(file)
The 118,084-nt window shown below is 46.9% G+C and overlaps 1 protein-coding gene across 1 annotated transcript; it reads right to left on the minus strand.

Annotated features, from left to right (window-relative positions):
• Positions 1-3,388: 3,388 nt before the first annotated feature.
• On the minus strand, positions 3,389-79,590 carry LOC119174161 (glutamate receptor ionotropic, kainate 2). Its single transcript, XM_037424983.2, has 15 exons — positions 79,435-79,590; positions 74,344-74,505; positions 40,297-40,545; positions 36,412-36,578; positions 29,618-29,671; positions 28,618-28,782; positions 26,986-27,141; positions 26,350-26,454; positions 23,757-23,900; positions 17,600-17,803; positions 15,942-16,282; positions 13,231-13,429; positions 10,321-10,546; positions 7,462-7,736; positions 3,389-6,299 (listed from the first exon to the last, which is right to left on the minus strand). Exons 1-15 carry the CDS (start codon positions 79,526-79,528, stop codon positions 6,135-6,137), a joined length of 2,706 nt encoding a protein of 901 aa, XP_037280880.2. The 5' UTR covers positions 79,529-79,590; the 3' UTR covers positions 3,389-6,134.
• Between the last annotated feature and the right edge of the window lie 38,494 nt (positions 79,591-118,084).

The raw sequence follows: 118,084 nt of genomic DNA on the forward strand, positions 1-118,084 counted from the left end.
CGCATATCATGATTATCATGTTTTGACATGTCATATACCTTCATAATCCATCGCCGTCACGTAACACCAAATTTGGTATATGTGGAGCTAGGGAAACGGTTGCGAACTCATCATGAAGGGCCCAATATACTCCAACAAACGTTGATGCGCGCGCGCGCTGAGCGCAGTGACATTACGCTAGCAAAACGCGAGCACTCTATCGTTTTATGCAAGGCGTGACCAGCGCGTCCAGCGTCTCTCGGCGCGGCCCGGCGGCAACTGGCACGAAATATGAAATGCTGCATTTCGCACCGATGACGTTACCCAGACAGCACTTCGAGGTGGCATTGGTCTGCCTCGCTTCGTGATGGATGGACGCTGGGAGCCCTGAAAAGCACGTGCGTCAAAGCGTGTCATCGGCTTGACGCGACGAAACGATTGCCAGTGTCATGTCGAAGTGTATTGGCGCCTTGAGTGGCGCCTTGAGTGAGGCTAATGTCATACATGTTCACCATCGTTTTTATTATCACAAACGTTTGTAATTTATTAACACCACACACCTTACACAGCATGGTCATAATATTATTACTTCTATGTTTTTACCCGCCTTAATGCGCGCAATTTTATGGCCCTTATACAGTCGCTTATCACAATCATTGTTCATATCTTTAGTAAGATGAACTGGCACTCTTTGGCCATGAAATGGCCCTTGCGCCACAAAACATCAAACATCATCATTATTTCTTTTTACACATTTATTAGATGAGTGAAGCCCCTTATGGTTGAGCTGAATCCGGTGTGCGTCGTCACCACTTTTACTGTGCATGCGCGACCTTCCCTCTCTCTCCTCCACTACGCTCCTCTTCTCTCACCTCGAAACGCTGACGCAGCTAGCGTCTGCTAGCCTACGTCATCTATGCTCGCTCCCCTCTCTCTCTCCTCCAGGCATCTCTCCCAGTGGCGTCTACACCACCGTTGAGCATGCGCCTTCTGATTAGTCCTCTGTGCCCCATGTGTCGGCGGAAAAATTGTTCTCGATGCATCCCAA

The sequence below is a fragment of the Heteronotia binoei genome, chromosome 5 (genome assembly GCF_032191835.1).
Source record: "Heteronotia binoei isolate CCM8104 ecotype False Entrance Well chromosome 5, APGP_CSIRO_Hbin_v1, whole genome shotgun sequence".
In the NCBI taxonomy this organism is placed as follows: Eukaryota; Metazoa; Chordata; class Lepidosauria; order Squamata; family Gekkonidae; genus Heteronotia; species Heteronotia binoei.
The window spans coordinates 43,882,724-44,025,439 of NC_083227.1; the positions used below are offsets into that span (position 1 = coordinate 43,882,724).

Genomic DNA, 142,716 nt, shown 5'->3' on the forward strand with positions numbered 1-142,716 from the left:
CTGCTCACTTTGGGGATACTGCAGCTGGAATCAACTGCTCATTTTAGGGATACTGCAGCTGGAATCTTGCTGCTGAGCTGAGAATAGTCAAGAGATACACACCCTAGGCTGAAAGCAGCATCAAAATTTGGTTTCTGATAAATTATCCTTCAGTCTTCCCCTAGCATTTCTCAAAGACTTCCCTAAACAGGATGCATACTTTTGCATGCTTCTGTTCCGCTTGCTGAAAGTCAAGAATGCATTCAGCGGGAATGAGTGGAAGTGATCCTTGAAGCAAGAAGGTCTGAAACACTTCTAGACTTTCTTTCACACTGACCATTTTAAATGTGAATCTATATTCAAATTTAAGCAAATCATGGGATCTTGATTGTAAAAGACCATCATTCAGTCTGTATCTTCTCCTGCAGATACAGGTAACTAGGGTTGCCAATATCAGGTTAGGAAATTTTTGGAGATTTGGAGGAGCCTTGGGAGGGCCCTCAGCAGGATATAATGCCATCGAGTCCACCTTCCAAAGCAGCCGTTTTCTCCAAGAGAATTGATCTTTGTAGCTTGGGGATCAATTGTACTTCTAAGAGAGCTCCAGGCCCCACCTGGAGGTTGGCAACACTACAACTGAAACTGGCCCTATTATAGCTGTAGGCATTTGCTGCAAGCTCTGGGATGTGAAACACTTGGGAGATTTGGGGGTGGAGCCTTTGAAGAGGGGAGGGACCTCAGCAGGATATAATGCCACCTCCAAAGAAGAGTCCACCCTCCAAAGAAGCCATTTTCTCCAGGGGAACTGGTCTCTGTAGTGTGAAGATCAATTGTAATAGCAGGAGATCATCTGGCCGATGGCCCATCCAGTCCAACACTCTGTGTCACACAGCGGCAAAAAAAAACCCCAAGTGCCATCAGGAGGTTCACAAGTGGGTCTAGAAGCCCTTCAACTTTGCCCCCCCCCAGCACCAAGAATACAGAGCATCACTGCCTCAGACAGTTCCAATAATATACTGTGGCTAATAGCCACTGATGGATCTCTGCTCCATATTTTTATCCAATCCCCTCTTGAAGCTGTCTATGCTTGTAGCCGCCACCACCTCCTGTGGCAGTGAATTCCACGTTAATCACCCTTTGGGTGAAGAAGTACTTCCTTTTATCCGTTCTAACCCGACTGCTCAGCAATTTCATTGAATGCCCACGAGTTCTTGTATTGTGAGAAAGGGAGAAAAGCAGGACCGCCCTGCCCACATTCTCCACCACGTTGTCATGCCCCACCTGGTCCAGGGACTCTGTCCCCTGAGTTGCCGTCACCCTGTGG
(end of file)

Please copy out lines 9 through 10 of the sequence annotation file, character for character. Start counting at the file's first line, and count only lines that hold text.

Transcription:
Source record: "Heteronotia binoei isolate CCM8104 ecotype False Entrance Well chromosome 5, APGP_CSIRO_Hbin_v1, whole genome shotgun sequence".
In the NCBI taxonomy this organism is placed as follows: Eukaryota; Metazoa; Chordata; class Lepidosauria; order Squamata; family Gekkonidae; genus Heteronotia; species Heteronotia binoei.